I’ve been fascinated by “light painting” ever since seeing some of O. Winston Link’s amazing steam locomotive images from the 50’s.
Combining multiple images lit with only a single light is a favorite of today’s architectural photographers and I wanted to see if I could apply the technique to camping scenes. So I read Eric Curry’s great book, Painting with Light, Lighting and Photoshop Techniques for Photographers published by Amherst Media and watched some great behind-the-scenes videos of him lighting his complex scenes at his website: American Pride and Passion.
One of my latest images is of a tent in a stand of Aspen trees. There are not as many details to worry about in this scene so it was a little easier to light. I used five different images, lit with a flashlight plus a fluorescent lantern in the tent. All images were shot at f/5.6, 15sec, ISO 400 with the 14-24mm lens.
I was asked by c’t Digital Photography magazine to write an article on creativity and learning to “see”. It appears in their Spring 2014 issue. It’s a great magazine, so check it out.
A Santa Barbara charter boat company, Truth Aquatics, contacted me about a new life jacket info sheet for their fleet of boats. I thought shooting the new images on the boat instead of in the studio would really elevate the attention of the passengers.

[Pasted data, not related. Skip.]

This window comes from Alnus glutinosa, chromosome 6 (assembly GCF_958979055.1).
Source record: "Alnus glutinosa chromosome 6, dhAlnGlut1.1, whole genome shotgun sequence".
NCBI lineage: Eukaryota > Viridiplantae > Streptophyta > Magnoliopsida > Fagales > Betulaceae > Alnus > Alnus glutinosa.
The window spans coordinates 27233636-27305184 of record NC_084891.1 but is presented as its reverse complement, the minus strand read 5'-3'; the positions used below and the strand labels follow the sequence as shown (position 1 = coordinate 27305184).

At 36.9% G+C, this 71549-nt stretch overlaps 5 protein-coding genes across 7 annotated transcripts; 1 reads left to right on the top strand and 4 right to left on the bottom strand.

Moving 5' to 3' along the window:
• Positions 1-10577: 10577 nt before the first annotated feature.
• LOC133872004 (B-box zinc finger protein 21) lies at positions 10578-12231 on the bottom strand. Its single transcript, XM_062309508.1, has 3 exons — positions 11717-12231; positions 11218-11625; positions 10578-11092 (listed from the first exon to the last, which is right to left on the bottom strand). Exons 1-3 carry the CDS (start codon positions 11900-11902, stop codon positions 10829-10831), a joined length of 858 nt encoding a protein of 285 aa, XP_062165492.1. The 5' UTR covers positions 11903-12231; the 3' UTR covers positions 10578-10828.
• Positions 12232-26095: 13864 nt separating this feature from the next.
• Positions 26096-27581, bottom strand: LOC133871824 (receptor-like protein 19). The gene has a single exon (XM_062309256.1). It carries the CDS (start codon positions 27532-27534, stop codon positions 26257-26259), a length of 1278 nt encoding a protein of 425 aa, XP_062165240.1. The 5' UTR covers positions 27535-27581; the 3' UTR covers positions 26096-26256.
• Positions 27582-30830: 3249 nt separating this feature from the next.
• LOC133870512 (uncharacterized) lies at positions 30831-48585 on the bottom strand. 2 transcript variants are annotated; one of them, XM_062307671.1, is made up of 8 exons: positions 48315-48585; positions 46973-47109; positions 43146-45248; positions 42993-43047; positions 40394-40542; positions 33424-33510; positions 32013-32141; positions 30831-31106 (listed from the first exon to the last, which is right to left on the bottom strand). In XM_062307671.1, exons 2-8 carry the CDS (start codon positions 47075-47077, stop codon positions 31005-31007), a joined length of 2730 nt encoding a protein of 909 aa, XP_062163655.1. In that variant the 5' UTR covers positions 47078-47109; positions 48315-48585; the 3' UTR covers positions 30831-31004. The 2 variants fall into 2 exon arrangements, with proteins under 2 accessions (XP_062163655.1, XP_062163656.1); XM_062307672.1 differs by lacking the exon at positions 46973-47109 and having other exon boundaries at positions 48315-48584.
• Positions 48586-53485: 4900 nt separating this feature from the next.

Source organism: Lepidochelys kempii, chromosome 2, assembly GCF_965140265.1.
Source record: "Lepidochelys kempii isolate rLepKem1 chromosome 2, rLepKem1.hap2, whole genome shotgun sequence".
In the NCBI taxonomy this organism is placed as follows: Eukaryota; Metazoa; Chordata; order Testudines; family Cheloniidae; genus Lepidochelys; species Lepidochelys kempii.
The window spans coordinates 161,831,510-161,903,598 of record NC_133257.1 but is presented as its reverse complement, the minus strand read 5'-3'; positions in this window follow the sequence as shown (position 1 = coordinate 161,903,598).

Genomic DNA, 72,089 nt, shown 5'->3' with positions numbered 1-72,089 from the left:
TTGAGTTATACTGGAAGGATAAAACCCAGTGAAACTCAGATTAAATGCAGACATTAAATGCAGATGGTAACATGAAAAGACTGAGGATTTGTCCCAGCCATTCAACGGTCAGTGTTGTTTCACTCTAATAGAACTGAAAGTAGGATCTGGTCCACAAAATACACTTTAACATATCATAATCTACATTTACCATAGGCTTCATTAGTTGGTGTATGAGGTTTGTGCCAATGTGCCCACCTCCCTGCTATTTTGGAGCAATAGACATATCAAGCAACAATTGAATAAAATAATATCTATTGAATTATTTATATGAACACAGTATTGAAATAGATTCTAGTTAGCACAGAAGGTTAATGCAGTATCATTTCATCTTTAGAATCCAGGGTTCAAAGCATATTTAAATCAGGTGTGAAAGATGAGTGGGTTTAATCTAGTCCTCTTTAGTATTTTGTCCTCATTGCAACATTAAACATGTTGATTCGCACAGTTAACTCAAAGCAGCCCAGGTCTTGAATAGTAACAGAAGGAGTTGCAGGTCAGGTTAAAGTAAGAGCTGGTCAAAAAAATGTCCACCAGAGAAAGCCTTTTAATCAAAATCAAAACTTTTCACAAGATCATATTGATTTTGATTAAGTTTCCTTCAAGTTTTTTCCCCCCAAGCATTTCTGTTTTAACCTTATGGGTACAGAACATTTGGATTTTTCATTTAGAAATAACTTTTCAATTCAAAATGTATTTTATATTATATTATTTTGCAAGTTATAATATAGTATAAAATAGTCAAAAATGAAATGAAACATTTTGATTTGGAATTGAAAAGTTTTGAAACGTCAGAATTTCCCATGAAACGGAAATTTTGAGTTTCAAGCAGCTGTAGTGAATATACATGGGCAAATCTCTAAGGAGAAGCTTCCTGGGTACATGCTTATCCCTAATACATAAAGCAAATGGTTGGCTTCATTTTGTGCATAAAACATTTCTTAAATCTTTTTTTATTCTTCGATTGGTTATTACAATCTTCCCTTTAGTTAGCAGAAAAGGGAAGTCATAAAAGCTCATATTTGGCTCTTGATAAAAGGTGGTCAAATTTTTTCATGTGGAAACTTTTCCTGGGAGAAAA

Cherie Noel, a LA based model, joined us on a trip over to Catalina Island and brought along some of her favorite swimsuits. When I saw her 40’s style bathing suit I knew that was the look we needed. Life jackets aren’t very flattering so having a talented and beautiful model like Cherie really helps. I’m always impressed with how much effort good models put into their job. It may look easy but it really isn’t.
I lit the scene with two speedlights; a gridded rim on the left and the key was a shoot-thru umbrella on the right. Ambient was “soft sun”, I could just see a light shadow. ISO 200, 1/200sec f/8.
I had a chance to photograph a couple of the lifeguards at the Santa Barbara historic Los Banos del Mar city pool. It was a bright, sunny day so I moved Dustin into the shade cast by a palm tree at the shallow end of the pool. I set up one flash, gridded, on camera left to give him some edge lighting and the key flash on the right, no diffusion, just a bare flash. ISO 200 at 1/250sec, f/8, blew out the background by about 1 2/3 stops. Overexposing the sunlit area kept the background from looking too busy and really helped focus the eye on Dustin. This lighting/exposure technique is a favorite of fashion shooters on location.
Santa Barbara lifeguard Dustin McQuary
During this summer’s InWater Photography course at Brooks Institute one of the students brought a silicone mermaid tail, designed by Eric Ducharme, on our 5-day boat trip down to Catalina Island. Getting into the tail, and then getting the mermaid into the water, was a group effort but it looked amazing in the water.
Angelina and Todd helping put the tail on Cherie. Lots of baby oil was involved.
Mermaids Jane Austin and Hannah Geer